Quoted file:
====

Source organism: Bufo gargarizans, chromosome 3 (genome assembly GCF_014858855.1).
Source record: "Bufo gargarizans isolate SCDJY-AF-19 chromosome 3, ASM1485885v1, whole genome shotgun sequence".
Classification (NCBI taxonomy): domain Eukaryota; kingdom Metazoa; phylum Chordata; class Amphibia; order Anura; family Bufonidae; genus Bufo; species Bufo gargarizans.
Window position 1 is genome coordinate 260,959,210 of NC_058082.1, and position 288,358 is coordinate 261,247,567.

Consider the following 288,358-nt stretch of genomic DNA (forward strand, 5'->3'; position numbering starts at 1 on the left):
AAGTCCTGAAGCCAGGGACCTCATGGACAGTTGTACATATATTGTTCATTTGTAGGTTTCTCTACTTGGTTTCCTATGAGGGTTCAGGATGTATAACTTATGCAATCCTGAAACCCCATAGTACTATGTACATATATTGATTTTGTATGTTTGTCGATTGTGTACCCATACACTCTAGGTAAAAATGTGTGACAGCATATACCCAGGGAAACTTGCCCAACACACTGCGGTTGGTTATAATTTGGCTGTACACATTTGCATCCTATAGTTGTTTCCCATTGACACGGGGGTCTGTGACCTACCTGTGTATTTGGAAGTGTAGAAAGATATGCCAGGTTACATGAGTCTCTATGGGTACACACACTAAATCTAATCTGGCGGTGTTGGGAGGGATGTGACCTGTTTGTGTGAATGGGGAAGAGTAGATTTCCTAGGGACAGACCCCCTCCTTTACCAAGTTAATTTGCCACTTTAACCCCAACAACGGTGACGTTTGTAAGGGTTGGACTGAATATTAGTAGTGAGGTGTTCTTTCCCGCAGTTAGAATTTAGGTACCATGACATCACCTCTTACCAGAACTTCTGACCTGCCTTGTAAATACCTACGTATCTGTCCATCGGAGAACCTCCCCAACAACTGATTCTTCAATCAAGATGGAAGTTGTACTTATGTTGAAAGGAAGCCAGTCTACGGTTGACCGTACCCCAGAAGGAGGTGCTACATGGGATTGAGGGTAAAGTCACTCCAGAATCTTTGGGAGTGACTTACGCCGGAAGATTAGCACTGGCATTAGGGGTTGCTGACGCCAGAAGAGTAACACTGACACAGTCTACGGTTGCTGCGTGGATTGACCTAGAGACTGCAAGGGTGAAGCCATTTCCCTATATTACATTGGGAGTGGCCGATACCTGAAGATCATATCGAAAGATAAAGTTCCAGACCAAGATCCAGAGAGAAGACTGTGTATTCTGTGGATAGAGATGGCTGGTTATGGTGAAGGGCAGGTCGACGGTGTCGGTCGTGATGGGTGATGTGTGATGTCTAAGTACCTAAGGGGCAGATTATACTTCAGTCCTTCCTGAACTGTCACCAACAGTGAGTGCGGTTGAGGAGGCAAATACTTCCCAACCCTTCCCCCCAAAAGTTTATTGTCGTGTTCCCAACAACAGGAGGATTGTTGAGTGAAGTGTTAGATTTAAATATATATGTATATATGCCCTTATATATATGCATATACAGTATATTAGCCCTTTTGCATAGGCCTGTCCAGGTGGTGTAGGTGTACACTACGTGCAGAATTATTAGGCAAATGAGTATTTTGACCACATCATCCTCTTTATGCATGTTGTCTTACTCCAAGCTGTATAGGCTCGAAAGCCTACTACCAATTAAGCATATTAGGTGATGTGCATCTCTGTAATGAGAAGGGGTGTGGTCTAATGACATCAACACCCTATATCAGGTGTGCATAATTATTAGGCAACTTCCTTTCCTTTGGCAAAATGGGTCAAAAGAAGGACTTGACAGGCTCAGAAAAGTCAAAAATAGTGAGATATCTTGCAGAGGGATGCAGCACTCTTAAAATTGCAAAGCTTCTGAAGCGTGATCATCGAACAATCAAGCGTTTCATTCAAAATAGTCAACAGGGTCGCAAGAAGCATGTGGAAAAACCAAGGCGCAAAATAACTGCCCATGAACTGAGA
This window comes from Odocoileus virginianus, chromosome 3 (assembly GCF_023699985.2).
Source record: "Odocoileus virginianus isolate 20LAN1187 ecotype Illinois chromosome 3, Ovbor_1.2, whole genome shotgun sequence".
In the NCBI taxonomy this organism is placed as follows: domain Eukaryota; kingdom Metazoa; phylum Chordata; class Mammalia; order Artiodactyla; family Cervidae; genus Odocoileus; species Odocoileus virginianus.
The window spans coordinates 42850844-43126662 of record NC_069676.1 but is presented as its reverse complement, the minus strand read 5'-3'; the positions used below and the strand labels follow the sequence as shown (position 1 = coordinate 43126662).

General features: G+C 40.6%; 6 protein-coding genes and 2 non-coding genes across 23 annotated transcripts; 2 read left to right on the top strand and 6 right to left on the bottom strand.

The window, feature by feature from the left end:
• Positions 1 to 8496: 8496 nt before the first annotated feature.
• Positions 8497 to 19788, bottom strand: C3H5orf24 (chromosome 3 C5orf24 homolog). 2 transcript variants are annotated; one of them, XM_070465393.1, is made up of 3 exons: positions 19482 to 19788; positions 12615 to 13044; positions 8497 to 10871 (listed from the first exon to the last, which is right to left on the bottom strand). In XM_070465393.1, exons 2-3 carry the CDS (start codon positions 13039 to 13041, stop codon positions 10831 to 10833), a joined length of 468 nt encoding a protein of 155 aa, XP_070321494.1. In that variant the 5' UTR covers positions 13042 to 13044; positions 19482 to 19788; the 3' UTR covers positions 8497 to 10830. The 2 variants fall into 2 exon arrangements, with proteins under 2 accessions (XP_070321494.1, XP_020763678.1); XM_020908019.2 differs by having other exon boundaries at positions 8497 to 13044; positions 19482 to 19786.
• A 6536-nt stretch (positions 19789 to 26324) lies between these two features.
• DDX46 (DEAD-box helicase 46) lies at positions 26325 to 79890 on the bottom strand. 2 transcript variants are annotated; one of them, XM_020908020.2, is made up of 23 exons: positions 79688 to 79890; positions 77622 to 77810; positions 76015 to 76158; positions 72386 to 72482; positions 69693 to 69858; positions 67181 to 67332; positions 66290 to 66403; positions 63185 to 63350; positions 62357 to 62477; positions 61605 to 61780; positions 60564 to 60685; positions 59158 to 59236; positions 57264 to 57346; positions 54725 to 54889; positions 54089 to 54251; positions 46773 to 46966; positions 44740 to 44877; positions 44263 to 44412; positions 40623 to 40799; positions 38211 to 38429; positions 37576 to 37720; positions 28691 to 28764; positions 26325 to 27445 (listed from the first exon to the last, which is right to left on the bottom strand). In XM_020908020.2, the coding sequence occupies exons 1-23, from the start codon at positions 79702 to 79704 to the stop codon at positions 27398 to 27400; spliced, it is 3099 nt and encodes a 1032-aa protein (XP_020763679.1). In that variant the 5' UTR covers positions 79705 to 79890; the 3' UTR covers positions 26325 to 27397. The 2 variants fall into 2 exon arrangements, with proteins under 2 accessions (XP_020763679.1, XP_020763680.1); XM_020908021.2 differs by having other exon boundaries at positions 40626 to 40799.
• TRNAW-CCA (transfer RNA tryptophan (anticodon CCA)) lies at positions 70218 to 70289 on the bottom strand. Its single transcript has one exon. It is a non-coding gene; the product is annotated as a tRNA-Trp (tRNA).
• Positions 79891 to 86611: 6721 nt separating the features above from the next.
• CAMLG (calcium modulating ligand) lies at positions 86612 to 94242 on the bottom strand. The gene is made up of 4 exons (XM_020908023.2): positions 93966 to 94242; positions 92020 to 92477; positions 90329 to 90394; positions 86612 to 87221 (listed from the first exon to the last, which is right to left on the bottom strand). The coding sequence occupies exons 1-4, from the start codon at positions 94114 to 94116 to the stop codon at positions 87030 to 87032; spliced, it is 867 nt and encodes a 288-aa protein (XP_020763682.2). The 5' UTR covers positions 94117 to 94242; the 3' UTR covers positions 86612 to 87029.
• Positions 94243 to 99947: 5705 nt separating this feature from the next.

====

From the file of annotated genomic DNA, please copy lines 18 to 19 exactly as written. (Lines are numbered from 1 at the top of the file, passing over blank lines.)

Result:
• Positions 79891 to 86611: 6721 nt separating the features above from the next.
• CAMLG (calcium modulating ligand) lies at positions 86612 to 94242 on the bottom strand. The gene is made up of 4 exons (XM_020908023.2): positions 93966 to 94242; positions 92020 to 92477; positions 90329 to 90394; positions 86612 to 87221 (listed from the first exon to the last, which is right to left on the bottom strand). The coding sequence occupies exons 1-4, from the start codon at positions 94114 to 94116 to the stop codon at positions 87030 to 87032; spliced, it is 867 nt and encodes a 288-aa protein (XP_020763682.2). The 5' UTR covers positions 94117 to 94242; the 3' UTR covers positions 86612 to 87029.